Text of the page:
7. Driver Responsibility Fee of $1,000.00 for two consecutive years (will be eliminated and forgiven by October 1st, 2018).
  • For a second offense occurring within the last seven years, the penalty is a misdemeanor conviction punishable by:
  1. A fine between $200.00 and $1,000.00.
  2. Jail sentence not less than 5 days but not more than one year (48 hours must be served consecutively).
  3. Community service between 30 days and 90 days.
  4. Driver’s License is revoked for at least one year.
  5. Possible vehicle immobilization and forfeiture.
  6. 6 points added to your Michigan driving record.
  7. Driver Responsibility Fee of $1,000.00 for two consecutive years (will be eliminated and forgiven by October 1st, 2018).
  • For a third or subsequent offense, the penalty is a felony conviction punishable by:
  1. A fine between $500.00 and $5,000.00.
  2. Prison sentence between 1 to 5 years OR probation with a jail sentence between 30 days and one year (48 hours must be served consecutively) and community service between 60 days and 180 days.
  3. Driver’s License is revoked for at least one year.
  4. Vehicle immobilization or forfeiture.
  5. 6 points added to your Michigan driving record.
  6. Driver Responsibility Fee of $1,000.00 for two consecutive years (will be eliminated and forgiven by October 1st, 2018).
  • If the offense resulted in the serious impairment of a body function of another person, contrary to MCL 257.625(5)(a), the penalty is a felony conviction punishable by:
  1. A fine between $1,000.00 and $5,000.00.
  2. Imprisonment up to 5 years
  3. Driver’s License is revoked for at least one year.
  4. Vehicle immobilization or forfeiture.
  5. 6 points added to your Michigan driving record.
  6. Driver Responsibility Fee of $1,000.00 for two consecutive years (will be eliminated and forgiven by October 1st, 2018).
  • If the offense resulted in the death of another person, contrary to MCL 257.625(4)(a), the penalty is a felony conviction punishable by:
  1. A fine between $2,500.00 and $10,000.00.
  2. Imprisonment up to 15 years
  3. Driver’s License is revoked for at least one year.
  4. Vehicle immobilization or forfeiture.
  5. 6 points added to your Michigan driving record.
  6. Driver Responsibility Fee of $1,000.00 for two consecutive years (will be eliminated and forgiven by October 1st, 2018).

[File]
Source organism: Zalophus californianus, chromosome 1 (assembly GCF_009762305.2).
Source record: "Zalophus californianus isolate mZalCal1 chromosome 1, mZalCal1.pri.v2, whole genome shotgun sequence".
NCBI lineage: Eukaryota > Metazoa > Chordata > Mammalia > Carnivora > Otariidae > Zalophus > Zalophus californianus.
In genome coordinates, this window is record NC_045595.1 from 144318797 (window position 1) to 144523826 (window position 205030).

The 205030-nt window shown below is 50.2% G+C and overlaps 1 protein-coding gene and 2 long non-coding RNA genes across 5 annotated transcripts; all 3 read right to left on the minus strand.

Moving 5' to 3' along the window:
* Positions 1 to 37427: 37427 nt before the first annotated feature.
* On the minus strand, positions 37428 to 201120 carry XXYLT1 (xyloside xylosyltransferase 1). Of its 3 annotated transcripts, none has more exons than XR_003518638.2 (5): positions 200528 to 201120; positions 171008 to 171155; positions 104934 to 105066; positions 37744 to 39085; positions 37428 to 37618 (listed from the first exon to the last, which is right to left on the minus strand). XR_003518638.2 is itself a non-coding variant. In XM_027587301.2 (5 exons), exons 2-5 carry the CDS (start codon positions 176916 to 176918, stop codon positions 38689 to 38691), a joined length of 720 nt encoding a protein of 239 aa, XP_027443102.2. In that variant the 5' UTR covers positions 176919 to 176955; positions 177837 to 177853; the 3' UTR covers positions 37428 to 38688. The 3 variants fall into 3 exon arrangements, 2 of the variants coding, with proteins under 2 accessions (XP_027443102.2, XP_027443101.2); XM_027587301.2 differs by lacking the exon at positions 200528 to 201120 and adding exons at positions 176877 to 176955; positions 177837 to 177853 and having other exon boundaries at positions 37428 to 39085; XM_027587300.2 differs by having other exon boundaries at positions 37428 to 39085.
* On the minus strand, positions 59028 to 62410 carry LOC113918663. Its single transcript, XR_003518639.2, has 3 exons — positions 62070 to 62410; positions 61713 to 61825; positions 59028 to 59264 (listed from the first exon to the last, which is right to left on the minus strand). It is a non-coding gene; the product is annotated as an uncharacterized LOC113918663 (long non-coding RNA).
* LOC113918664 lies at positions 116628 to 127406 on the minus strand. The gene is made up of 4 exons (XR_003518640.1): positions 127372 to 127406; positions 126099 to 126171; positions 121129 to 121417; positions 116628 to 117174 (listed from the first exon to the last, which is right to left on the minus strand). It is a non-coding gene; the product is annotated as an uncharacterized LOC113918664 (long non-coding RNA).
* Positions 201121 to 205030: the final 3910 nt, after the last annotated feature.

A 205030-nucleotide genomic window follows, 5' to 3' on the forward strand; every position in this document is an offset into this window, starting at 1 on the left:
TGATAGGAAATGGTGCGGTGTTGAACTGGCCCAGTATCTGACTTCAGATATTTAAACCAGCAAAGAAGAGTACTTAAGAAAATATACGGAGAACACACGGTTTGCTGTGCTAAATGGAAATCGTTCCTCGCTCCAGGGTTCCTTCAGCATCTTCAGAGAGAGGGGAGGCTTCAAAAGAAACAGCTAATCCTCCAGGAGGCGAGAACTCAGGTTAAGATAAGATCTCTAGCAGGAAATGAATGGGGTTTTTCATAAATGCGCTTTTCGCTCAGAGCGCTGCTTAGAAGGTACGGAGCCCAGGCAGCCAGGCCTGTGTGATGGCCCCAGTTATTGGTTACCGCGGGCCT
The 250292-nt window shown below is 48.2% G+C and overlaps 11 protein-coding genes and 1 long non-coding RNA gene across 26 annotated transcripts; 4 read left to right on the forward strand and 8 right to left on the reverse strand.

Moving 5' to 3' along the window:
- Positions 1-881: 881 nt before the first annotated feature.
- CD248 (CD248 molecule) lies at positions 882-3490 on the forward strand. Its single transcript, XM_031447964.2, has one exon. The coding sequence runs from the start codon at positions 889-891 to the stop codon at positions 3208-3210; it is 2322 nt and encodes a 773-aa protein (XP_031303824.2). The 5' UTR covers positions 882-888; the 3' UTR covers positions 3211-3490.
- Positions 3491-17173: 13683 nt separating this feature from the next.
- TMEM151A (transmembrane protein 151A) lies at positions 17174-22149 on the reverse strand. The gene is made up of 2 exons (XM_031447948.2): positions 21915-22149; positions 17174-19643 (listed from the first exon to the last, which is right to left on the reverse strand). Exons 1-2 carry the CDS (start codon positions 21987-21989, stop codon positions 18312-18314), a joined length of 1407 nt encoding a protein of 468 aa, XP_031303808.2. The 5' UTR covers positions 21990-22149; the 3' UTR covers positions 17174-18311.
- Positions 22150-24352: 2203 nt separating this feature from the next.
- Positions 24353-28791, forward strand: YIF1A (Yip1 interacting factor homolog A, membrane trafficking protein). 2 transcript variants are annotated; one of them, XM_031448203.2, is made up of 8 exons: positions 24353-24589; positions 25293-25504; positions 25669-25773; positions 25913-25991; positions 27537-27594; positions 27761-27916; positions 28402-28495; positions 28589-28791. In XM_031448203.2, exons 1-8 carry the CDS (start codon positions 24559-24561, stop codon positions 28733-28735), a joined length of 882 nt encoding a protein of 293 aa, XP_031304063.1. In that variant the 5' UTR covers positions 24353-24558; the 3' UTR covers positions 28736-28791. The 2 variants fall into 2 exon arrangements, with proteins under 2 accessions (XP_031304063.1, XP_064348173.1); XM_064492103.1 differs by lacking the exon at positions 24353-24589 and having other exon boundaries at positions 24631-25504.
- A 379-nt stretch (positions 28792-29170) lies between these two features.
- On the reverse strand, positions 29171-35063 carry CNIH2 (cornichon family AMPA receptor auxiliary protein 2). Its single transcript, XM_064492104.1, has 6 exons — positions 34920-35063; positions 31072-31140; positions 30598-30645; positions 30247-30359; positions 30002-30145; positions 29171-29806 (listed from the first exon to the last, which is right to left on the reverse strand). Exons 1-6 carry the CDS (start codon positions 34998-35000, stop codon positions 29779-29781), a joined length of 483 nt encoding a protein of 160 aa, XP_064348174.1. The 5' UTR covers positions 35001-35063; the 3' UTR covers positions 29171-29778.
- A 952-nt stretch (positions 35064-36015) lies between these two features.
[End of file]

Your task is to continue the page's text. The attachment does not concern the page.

• If the offense resulted in the death of a police officer, firefighter or other emergency personnel, contrary to MCL 257.625(4)(c), the penalty is a felony conviction punishable by:
  1. A fine between $2,500.00 and $10,000.00.
  2. Imprisonment up to 20 years
  3. Driver’s License is revoked for at least one year.
  4. Vehicle immobilization or forfeiture.
  5. 6 points added to your Michigan driving record.
  6. Driver Responsibility Fee of $1,000.00 for two consecutive years (will be eliminated and forgiven by October 1st, 2018).

Despite the enactment of the Michigan Medical Marihuana Act (MMMA), marijuana is still a Schedule 1 controlled substance in this state. However, the MMMA provides that “[a] qualifying patient who has been issued and possesses a registry identification card shall not be subject to arrest, prosecution, or penalty in any manner… for the medical use of marihuana in accordance with this act.” MCL 333.26424(a). The Michigan Supreme Court determined that the MMMA supersedes MCL 257.625(8) to the extent that a registered medical marijuana patient is immune from prosecution merely from operating a vehicle with marijuana in his or her system. People v Koon, 494 Mich 1; 832 NW2d 724 (2013). However, the MMMA does not protect registered medical marijuana patient who drive a vehicle while “under the influence” and may be subject to prosecution for operating while intoxicated or operating while visibly impaired.

If you or a loved one is charged with operating a motor vehicle with a Schedule 1 or Schedule 2 controlled substance in his or her body, you need the assistance of an experienced criminal defense attorney to help protect you against the substantial fines and costs, license sanctions and possible jail time that can result from conviction. Do not deal with the prosecutor and judge alone, for they will have little empathy towards you regarding this zero-tolerance offense. Only a skilled lawyer can ensure you are treated fairly under the law. When you have to go to court regarding any criminal charge, do not hesitate to call Kershaw, Vititoe & Jedinak PLC to begin your best defense today.